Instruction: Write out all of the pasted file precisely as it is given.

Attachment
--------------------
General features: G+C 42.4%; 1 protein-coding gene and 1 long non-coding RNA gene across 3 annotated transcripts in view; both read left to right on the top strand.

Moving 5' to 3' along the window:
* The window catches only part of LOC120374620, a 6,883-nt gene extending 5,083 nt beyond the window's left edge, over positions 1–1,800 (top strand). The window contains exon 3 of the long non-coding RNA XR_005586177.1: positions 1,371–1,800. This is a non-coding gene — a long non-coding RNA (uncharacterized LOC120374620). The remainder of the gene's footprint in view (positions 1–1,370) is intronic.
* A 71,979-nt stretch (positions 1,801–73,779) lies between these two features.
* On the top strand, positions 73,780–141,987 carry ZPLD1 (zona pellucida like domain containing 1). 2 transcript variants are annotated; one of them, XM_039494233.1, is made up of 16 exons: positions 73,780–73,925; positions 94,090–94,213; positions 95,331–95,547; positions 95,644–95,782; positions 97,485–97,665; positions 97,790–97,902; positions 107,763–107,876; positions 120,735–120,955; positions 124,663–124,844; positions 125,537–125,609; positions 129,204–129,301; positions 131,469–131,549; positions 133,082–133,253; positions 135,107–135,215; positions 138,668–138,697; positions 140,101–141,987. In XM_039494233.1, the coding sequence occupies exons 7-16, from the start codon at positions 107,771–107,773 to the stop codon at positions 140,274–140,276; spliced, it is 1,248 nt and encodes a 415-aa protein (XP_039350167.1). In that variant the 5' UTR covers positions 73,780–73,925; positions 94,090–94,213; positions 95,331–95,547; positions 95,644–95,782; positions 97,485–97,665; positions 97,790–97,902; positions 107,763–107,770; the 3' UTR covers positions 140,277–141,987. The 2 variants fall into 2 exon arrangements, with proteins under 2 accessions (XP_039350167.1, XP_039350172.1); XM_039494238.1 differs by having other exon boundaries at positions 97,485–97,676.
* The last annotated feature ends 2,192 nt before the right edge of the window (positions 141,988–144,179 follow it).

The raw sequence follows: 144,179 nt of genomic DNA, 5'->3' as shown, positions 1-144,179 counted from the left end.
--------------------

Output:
General features: G+C 42.4%; 1 protein-coding gene and 1 long non-coding RNA gene across 3 annotated transcripts in view; both read left to right on the top strand.

Moving 5' to 3' along the window:
* The window catches only part of LOC120374620, a 6,883-nt gene extending 5,083 nt beyond the window's left edge, over positions 1–1,800 (top strand). The window contains exon 3 of the long non-coding RNA XR_005586177.1: positions 1,371–1,800. This is a non-coding gene — a long non-coding RNA (uncharacterized LOC120374620). The remainder of the gene's footprint in view (positions 1–1,370) is intronic.
* A 71,979-nt stretch (positions 1,801–73,779) lies between these two features.
* On the top strand, positions 73,780–141,987 carry ZPLD1 (zona pellucida like domain containing 1). 2 transcript variants are annotated; one of them, XM_039494233.1, is made up of 16 exons: positions 73,780–73,925; positions 94,090–94,213; positions 95,331–95,547; positions 95,644–95,782; positions 97,485–97,665; positions 97,790–97,902; positions 107,763–107,876; positions 120,735–120,955; positions 124,663–124,844; positions 125,537–125,609; positions 129,204–129,301; positions 131,469–131,549; positions 133,082–133,253; positions 135,107–135,215; positions 138,668–138,697; positions 140,101–141,987. In XM_039494233.1, the coding sequence occupies exons 7-16, from the start codon at positions 107,771–107,773 to the stop codon at positions 140,274–140,276; spliced, it is 1,248 nt and encodes a 415-aa protein (XP_039350167.1). In that variant the 5' UTR covers positions 73,780–73,925; positions 94,090–94,213; positions 95,331–95,547; positions 95,644–95,782; positions 97,485–97,665; positions 97,790–97,902; positions 107,763–107,770; the 3' UTR covers positions 140,277–141,987. The 2 variants fall into 2 exon arrangements, with proteins under 2 accessions (XP_039350167.1, XP_039350172.1); XM_039494238.1 differs by having other exon boundaries at positions 97,485–97,676.
* The last annotated feature ends 2,192 nt before the right edge of the window (positions 141,988–144,179 follow it).

The raw sequence follows: 144,179 nt of genomic DNA, 5'->3' as shown, positions 1-144,179 counted from the left end.